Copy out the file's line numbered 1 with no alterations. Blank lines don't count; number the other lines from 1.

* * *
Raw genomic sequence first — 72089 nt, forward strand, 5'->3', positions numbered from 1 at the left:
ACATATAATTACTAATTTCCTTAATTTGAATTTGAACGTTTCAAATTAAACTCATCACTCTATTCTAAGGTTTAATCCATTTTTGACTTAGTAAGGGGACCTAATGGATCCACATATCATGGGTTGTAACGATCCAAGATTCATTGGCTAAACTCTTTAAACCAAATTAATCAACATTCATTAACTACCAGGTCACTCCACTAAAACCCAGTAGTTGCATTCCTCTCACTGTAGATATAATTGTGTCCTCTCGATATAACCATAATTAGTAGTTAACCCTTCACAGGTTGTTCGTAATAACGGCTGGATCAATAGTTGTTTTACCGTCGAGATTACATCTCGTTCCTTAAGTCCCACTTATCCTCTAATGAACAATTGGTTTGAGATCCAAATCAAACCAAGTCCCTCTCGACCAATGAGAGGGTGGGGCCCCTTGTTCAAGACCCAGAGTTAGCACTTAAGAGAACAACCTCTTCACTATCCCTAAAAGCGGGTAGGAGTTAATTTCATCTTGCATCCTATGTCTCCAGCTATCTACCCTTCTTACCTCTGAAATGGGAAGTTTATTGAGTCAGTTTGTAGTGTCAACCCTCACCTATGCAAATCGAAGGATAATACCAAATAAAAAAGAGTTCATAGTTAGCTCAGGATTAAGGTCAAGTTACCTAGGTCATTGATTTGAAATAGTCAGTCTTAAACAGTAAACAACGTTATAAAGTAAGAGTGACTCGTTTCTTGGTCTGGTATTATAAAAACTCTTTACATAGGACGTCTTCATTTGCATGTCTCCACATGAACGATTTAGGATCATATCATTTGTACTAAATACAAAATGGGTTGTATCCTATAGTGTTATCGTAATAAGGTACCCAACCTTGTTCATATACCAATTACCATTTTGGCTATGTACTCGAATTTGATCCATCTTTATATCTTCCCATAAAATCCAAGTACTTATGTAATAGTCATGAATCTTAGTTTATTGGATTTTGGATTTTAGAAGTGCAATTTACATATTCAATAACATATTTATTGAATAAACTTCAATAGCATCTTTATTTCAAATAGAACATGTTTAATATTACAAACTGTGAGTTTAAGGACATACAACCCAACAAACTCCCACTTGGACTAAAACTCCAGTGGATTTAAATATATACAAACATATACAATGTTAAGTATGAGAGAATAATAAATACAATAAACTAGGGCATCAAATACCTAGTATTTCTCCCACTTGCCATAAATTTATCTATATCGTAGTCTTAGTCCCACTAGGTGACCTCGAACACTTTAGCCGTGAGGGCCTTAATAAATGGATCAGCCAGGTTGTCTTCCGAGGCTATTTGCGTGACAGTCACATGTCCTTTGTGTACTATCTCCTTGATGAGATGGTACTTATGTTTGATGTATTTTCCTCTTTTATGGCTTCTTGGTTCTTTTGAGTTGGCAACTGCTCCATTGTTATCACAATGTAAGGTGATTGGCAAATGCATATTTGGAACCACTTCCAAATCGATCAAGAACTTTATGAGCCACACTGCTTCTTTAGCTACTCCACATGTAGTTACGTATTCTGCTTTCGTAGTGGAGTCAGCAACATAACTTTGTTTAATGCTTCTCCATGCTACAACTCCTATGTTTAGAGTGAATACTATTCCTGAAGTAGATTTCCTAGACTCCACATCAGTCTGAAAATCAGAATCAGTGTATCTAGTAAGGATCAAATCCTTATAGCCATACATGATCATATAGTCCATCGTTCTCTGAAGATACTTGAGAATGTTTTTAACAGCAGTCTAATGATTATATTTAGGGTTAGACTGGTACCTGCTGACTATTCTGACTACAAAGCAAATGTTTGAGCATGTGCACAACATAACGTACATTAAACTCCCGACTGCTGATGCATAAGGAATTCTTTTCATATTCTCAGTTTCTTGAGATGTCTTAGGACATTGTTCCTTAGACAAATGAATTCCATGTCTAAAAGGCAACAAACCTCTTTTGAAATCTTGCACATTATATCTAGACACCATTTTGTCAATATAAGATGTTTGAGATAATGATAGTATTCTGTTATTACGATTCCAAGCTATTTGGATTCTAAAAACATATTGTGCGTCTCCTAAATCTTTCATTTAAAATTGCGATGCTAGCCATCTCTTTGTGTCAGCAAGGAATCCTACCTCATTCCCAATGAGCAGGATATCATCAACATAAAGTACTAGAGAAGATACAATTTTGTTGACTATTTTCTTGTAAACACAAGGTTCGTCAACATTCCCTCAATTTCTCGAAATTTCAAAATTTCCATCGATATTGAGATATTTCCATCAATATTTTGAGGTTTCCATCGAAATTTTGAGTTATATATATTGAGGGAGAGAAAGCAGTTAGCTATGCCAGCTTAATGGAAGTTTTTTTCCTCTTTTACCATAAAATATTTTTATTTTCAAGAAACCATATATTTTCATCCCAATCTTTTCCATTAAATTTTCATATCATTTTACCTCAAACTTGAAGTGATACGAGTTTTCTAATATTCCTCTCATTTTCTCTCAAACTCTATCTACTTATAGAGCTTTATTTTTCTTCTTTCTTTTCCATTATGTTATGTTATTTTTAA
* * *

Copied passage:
Raw genomic sequence first — 72089 nt, forward strand, 5'->3', positions numbered from 1 at the left: